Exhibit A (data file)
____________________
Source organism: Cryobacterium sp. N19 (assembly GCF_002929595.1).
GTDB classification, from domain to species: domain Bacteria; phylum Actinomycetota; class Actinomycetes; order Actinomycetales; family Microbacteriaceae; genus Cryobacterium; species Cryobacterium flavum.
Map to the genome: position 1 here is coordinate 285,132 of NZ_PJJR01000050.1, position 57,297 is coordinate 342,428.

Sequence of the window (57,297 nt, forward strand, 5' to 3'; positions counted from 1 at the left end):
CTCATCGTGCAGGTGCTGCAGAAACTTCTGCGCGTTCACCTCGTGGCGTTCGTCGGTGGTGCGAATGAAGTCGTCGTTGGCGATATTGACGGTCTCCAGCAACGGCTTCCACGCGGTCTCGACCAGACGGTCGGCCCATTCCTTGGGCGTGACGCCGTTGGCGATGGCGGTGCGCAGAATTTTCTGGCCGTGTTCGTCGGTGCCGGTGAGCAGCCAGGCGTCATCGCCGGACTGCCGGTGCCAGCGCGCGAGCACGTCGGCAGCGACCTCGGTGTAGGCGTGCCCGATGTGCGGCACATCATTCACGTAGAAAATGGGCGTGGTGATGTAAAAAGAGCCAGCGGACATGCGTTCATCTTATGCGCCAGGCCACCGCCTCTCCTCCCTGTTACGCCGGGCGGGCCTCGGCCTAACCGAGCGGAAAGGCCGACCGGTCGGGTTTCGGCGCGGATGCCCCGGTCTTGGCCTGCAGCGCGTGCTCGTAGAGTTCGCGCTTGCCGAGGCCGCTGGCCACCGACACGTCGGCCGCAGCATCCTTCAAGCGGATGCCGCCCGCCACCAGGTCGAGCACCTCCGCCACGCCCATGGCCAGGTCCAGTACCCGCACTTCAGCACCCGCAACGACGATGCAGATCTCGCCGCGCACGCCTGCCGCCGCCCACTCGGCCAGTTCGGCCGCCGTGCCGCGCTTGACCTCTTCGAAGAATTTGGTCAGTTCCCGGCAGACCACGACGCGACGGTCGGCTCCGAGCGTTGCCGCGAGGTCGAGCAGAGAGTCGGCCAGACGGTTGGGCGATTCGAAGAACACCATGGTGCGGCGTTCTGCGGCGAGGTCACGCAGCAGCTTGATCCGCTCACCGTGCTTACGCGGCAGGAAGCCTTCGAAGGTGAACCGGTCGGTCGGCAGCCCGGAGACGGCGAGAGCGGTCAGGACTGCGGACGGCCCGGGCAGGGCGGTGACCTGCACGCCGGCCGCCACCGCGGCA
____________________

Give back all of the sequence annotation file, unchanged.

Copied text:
Source organism: Cryobacterium sp. N19 (assembly GCF_002929595.1).
GTDB classification, from domain to species: domain Bacteria; phylum Actinomycetota; class Actinomycetes; order Actinomycetales; family Microbacteriaceae; genus Cryobacterium; species Cryobacterium flavum.
Map to the genome: position 1 here is coordinate 285,132 of NZ_PJJR01000050.1, position 57,297 is coordinate 342,428.

Sequence of the window (57,297 nt, forward strand, 5' to 3'; positions counted from 1 at the left end):
CTCATCGTGCAGGTGCTGCAGAAACTTCTGCGCGTTCACCTCGTGGCGTTCGTCGGTGGTGCGAATGAAGTCGTCGTTGGCGATATTGACGGTCTCCAGCAACGGCTTCCACGCGGTCTCGACCAGACGGTCGGCCCATTCCTTGGGCGTGACGCCGTTGGCGATGGCGGTGCGCAGAATTTTCTGGCCGTGTTCGTCGGTGCCGGTGAGCAGCCAGGCGTCATCGCCGGACTGCCGGTGCCAGCGCGCGAGCACGTCGGCAGCGACCTCGGTGTAGGCGTGCCCGATGTGCGGCACATCATTCACGTAGAAAATGGGCGTGGTGATGTAAAAAGAGCCAGCGGACATGCGTTCATCTTATGCGCCAGGCCACCGCCTCTCCTCCCTGTTACGCCGGGCGGGCCTCGGCCTAACCGAGCGGAAAGGCCGACCGGTCGGGTTTCGGCGCGGATGCCCCGGTCTTGGCCTGCAGCGCGTGCTCGTAGAGTTCGCGCTTGCCGAGGCCGCTGGCCACCGACACGTCGGCCGCAGCATCCTTCAAGCGGATGCCGCCCGCCACCAGGTCGAGCACCTCCGCCACGCCCATGGCCAGGTCCAGTACCCGCACTTCAGCACCCGCAACGACGATGCAGATCTCGCCGCGCACGCCTGCCGCCGCCCACTCGGCCAGTTCGGCCGCCGTGCCGCGCTTGACCTCTTCGAAGAATTTGGTCAGTTCCCGGCAGACCACGACGCGACGGTCGGCTCCGAGCGTTGCCGCGAGGTCGAGCAGAGAGTCGGCCAGACGGTTGGGCGATTCGAAGAACACCATGGTGCGGCGTTCTGCGGCGAGGTCACGCAGCAGCTTGATCCGCTCACCGTGCTTACGCGGCAGGAAGCCTTCGAAGGTGAACCGGTCGGTCGGCAGCCCGGAGACGGCGAGAGCGGTCAGGACTGCGGACGGCCCGGGCAGGGCGGTGACCTGCACGCCGGCCGCCACCGCGGCA